Setting aside for a moment the whole incongruity of the concept that we spend too much money and take too much money in at the same time let's take a look at those two ideas separately and in reverse order. You say we have a spending problem. That's just bullshit. Allow me to break that down into terms of a single family.

A man earns $70,000 per year - who has done so for a couple of years now. Not a huge income, but not bad and certainly a livable wage - enough to keep up with the bills and feed and clothe a family. Then for whatever reason that man loses his job. It could be down-sizing, it could be that the company no longer needed his position. It could be from any number of things. What's important is that he now has no income. Sure, unemployment will kick in shortly, but that's nowhere near enough money to feed and shelter his family. If you disagree with that statement I dare you to try it.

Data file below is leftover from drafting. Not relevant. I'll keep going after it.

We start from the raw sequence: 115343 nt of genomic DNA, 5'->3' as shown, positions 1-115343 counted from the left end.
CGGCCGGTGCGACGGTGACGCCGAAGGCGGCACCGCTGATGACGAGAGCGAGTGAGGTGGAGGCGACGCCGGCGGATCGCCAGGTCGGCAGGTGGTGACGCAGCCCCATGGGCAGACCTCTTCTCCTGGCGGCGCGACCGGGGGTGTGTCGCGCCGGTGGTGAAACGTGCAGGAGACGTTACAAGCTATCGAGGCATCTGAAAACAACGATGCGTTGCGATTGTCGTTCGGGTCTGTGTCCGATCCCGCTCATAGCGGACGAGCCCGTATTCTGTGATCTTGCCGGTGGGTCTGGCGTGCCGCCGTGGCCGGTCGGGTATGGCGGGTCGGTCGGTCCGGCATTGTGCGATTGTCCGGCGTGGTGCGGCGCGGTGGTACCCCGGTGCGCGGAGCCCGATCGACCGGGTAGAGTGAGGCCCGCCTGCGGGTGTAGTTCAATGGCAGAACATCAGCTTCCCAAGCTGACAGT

The man goes searching for a new job, but he can't find one at the level he's used to so he takes a job that pays less, say $40,000 per year. It's not a terrible wage, but it's not what he once had. Because he was living at a lifestyle that probably included some debt - car payments, maybe a mortgage, certainly credit cards - while he now has enough money to feed and shelter his family he doesn't have enough to meet every obligation he has already incurred. There's going to be some juggling of expenses and that will work for a while, but ultimately he's going to be getting phone calls at all hours from people looking for him to honor the obligations he's already made.

He has to spend less simply because he has less than he used to, but his obligations are roughly the same. But by your definition he's got a spending problem. Bullshit. He has a revenue problem.

The Republican solution seems to be that this man should be happy with the $40,000 he now earns and adjust his lifestyle to it accordingly. I'm telling him to keep searching for a better paying job - one that pays $70,000 or even more. He must have the skills for it; he kept that last job for a few years. You've offered a solution and I'm saying there's a better one.